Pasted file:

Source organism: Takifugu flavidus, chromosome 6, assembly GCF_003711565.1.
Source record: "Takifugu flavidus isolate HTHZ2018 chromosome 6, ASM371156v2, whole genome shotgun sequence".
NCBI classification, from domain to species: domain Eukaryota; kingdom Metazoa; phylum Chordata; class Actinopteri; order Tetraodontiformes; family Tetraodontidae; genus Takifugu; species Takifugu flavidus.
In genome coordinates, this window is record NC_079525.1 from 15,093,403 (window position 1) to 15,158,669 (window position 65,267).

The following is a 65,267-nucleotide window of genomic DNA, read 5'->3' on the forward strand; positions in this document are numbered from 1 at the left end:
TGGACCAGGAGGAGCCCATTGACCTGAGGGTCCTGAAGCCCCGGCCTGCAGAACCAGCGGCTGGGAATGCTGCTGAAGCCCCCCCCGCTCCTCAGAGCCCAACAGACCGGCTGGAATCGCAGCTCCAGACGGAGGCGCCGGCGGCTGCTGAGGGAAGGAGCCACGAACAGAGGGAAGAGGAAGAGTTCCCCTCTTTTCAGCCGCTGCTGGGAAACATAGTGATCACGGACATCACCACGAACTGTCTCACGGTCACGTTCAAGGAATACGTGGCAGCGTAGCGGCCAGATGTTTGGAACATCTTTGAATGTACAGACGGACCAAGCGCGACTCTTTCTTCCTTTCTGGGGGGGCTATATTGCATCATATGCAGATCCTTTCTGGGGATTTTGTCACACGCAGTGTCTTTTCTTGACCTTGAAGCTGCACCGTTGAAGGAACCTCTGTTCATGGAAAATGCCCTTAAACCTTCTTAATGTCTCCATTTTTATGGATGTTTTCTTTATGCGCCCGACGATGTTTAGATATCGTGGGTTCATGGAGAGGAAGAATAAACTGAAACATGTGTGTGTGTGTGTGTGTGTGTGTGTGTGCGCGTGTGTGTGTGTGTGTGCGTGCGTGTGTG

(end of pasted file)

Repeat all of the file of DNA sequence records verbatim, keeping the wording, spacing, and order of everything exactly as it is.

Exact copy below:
Source organism: Takifugu flavidus, chromosome 6, assembly GCF_003711565.1.
Source record: "Takifugu flavidus isolate HTHZ2018 chromosome 6, ASM371156v2, whole genome shotgun sequence".
NCBI classification, from domain to species: domain Eukaryota; kingdom Metazoa; phylum Chordata; class Actinopteri; order Tetraodontiformes; family Tetraodontidae; genus Takifugu; species Takifugu flavidus.
In genome coordinates, this window is record NC_079525.1 from 15,093,403 (window position 1) to 15,158,669 (window position 65,267).

The following is a 65,267-nucleotide window of genomic DNA, read 5'->3' on the forward strand; positions in this document are numbered from 1 at the left end:
TGGACCAGGAGGAGCCCATTGACCTGAGGGTCCTGAAGCCCCGGCCTGCAGAACCAGCGGCTGGGAATGCTGCTGAAGCCCCCCCCGCTCCTCAGAGCCCAACAGACCGGCTGGAATCGCAGCTCCAGACGGAGGCGCCGGCGGCTGCTGAGGGAAGGAGCCACGAACAGAGGGAAGAGGAAGAGTTCCCCTCTTTTCAGCCGCTGCTGGGAAACATAGTGATCACGGACATCACCACGAACTGTCTCACGGTCACGTTCAAGGAATACGTGGCAGCGTAGCGGCCAGATGTTTGGAACATCTTTGAATGTACAGACGGACCAAGCGCGACTCTTTCTTCCTTTCTGGGGGGGCTATATTGCATCATATGCAGATCCTTTCTGGGGATTTTGTCACACGCAGTGTCTTTTCTTGACCTTGAAGCTGCACCGTTGAAGGAACCTCTGTTCATGGAAAATGCCCTTAAACCTTCTTAATGTCTCCATTTTTATGGATGTTTTCTTTATGCGCCCGACGATGTTTAGATATCGTGGGTTCATGGAGAGGAAGAATAAACTGAAACATGTGTGTGTGTGTGTGTGTGTGTGTGTGTGCGCGTGTGTGTGTGTGTGTGCGTGCGTGTGTG